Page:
Xbox One X is a premium console at a premium price: EW review

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When the Xbox One launched four years ago, Microsoft was riding high on the success of the Xbox 360, which defied expectations to become the market leader for that console generation. But a series of stumbles leading up to the One’s launch — an always-online requirement that was quickly scrapped after fan outcry, and the included Kinect camera that drove the price up $100 higher than the competition — led Microsoft to a distant second place behind the PlayStation 4 that it’s still struggling to recover from.

Microsoft has spent the past several years course-correcting, dropping the little-supported Kinect peripheral, lowering the price consistently, updating the UI, and releasing the slickly redesigned Xbox One S last year. Now it’s ready to take the next big step by releasing the most powerful gaming console ever created. First teased at last year’s E3 as Project Scorpio, the next Xbox embraces Microsoft’s PC roots. It supports all current Xbox One games, apps, and peripherals, but simply runs games better, much like a high-end PC.

Titled the Xbox One X at this year’s E3, the new console is 40 percent more powerful than any other console on the market, featuring 6 teraflops of graphical processing power and a custom 8-core CPU for a true 4K video game experience. It supports 4K streaming, wide-color gamut, HDR, Dolby Atmos spatial audio, and 4K Blu-ray playback, all packed into the smallest console Microsoft has ever made. It’s a premium console with a premium price. The Xbox One X costs $499, compared to the $399 Ps4 Pro (which doesn’t play 4K Blu-rays), and is $220 more than the Xbox One S (which does).

All of Microsoft’s upcoming first-party games will run in native 4K, and studios are updating existing games to run better on the new hardware. Games that are Xbox One X Enhanced perform better, potentially with faster load times, higher resolutions, and with higher or steadier framerates. Microsoft has announced more than 150 games are being enhanced, including recent releases such as Middle-earth: Shadow of War and Assassin’s Creed: Origins, as well as upcoming titles like Call of Duty: WWII and Star Wars Battlefront II, making the Xbox One X the place to play if you want the best experience.

It seems like Microsoft is seeking to recast a narrative that has haunted the brand since the One launched: that the PS4 is the best place to play games. Not only was the PS4 more powerful than the Xbox One at launch, but it also secured first access to downloadable content for huge hitters like Destiny and Call of Duty. But now most third-party games will undoubtedly run best on Xbox One X, which could convert those looking for the premium experience.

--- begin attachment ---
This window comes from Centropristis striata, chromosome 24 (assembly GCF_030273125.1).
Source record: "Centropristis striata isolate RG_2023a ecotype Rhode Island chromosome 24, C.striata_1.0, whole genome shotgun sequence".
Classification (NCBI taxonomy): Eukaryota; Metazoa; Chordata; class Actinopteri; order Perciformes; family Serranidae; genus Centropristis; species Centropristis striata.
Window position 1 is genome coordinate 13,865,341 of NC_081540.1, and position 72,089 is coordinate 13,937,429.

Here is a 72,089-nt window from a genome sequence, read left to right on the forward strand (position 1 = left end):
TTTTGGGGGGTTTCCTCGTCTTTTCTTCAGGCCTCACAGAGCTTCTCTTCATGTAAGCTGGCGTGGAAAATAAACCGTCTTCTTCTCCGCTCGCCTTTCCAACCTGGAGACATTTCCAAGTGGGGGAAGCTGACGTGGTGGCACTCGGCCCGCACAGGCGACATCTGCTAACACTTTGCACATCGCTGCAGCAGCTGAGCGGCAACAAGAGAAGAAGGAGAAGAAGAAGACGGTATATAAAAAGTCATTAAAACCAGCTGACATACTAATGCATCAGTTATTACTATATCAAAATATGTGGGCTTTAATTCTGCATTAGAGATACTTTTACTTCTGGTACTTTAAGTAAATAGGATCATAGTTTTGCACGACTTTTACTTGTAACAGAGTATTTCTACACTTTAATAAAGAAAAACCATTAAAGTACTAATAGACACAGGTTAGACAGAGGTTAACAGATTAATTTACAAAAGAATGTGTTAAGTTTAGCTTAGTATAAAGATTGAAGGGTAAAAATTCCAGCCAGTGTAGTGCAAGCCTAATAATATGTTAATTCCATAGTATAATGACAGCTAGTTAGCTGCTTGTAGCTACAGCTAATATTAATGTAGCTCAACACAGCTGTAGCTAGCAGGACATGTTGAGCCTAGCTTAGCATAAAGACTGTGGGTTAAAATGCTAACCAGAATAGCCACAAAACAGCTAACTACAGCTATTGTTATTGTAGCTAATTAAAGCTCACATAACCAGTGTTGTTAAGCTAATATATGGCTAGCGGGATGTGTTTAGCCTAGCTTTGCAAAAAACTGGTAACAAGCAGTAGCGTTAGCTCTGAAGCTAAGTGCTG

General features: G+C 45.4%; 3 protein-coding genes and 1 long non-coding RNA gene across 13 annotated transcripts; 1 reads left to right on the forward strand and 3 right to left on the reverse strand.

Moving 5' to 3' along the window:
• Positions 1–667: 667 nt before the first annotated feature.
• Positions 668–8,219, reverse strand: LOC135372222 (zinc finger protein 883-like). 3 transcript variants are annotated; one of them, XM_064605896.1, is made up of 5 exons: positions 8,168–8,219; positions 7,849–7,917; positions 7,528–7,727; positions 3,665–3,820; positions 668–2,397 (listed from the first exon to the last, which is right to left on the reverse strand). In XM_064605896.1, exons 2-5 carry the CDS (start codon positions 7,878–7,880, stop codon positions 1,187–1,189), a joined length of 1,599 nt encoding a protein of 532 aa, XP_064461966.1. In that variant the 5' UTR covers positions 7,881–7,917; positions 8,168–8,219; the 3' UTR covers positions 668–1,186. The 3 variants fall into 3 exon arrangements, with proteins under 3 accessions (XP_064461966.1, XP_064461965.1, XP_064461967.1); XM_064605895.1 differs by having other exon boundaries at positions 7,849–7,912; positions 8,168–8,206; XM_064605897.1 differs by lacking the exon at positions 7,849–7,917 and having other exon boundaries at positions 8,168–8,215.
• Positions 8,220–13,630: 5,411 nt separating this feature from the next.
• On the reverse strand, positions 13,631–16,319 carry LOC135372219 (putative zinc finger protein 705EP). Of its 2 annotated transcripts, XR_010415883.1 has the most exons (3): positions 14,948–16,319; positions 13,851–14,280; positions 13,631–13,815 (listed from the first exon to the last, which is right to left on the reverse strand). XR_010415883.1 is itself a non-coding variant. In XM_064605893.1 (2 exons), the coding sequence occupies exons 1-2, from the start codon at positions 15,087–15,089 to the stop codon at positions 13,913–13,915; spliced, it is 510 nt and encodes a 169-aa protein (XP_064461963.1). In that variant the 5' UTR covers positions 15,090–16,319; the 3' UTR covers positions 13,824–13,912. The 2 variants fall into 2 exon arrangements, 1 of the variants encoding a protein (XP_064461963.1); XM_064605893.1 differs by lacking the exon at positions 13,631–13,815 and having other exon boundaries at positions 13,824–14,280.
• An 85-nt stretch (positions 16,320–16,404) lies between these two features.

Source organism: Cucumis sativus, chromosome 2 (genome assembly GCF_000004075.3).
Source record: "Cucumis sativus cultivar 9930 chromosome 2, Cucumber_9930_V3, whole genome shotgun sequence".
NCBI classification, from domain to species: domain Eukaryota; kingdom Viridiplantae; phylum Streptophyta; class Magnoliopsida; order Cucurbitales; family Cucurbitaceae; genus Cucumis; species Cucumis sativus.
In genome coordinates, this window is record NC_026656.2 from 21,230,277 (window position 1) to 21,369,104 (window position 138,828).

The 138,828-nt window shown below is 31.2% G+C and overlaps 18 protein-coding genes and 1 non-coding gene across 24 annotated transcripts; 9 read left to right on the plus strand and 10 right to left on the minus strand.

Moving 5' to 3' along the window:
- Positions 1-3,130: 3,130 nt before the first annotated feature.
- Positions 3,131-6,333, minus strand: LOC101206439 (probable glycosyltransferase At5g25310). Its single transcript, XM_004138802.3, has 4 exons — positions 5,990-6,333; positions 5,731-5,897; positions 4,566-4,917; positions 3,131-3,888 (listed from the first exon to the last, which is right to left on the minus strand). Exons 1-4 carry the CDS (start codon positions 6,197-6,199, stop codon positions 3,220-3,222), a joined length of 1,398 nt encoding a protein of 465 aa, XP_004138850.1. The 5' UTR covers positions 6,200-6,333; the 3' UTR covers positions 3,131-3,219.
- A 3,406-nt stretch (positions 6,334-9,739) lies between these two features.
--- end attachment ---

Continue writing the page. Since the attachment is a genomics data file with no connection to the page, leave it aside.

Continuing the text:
And what an experience it is when connected to a 4K TV (I tested the console with my 55-inch TCL 55P605, a 4K TV that supports HDR). Quite simply, games look absolutely amazing running on Xbox One X. Last year’s Gears of War 4 was already a graphically impressive powerhouse, but the enhanced version is positively stunning. And like many other optimized games, it gives you the option of upping the framerate to 60fps or keeping the framerate at 30fps and pushing the graphical fidelity with insanely high-quality textures.

The downside is that these textures come at a price — to your hard drive. Gears of War 4’s file size balloons to about 100 GB once you download the 4K assets, and the Xbox One X hard drive is only 1TB, so you can imagine how quickly that will fill up once other games are updated. An external hard drive is absolutely essential unless you want to constantly manage and delete your games.

Microsoft Studios

Games that hadn’t been updated for X at the time of this review, such as Shadow of War and Assassin’s Creed, seem to load considerably faster and run more smoothly on X than on S, even if they’re just being upscaled to 4K, but they still look incredible. And although the Xbox One X improves games’ framerates and resolution even on 1080p TVs, it doesn’t seem like a significant enough leap to warrant the price if you don’t have a 4K TV.

But if you do have a 4K TV — and they’re becoming increasingly affordable and more widespread — the X’s 4K Blu-ray drive is a pretty convincing sell. Microsoft included a UHD disc of BBC’s documentary Planet Earth II with the unit, and I’m fairly certain it looks better than real life. My UHD copy of Spider-Man Homecoming was astonishingly crisp, and the colorful film really pops in 4K. The console’s Netflix and Amazon Video apps can also stream in 4K (better hope your internet service provider doesn’t have data caps!), and the Upside Down world of Stranger Things never looked more inviting.

Oddly, the biggest competition to the Xbox One X might not be the PS4 Pro; it could be the Xbox One S. Microsoft’s lower-priced system does a lot of what the new console does at almost half the price (and comes bundled with a game), and for many gamers, that might be enough. But for those who have a 4K HDR TV and are looking for the absolute best console performance, the Xbox One X delivers on its promises, giving a premium experience that rivals high-end PCs at a fraction of the price.

The Xbox One X is available Nov. 7 for $499. Microsoft provided EW with the console for review purposes.

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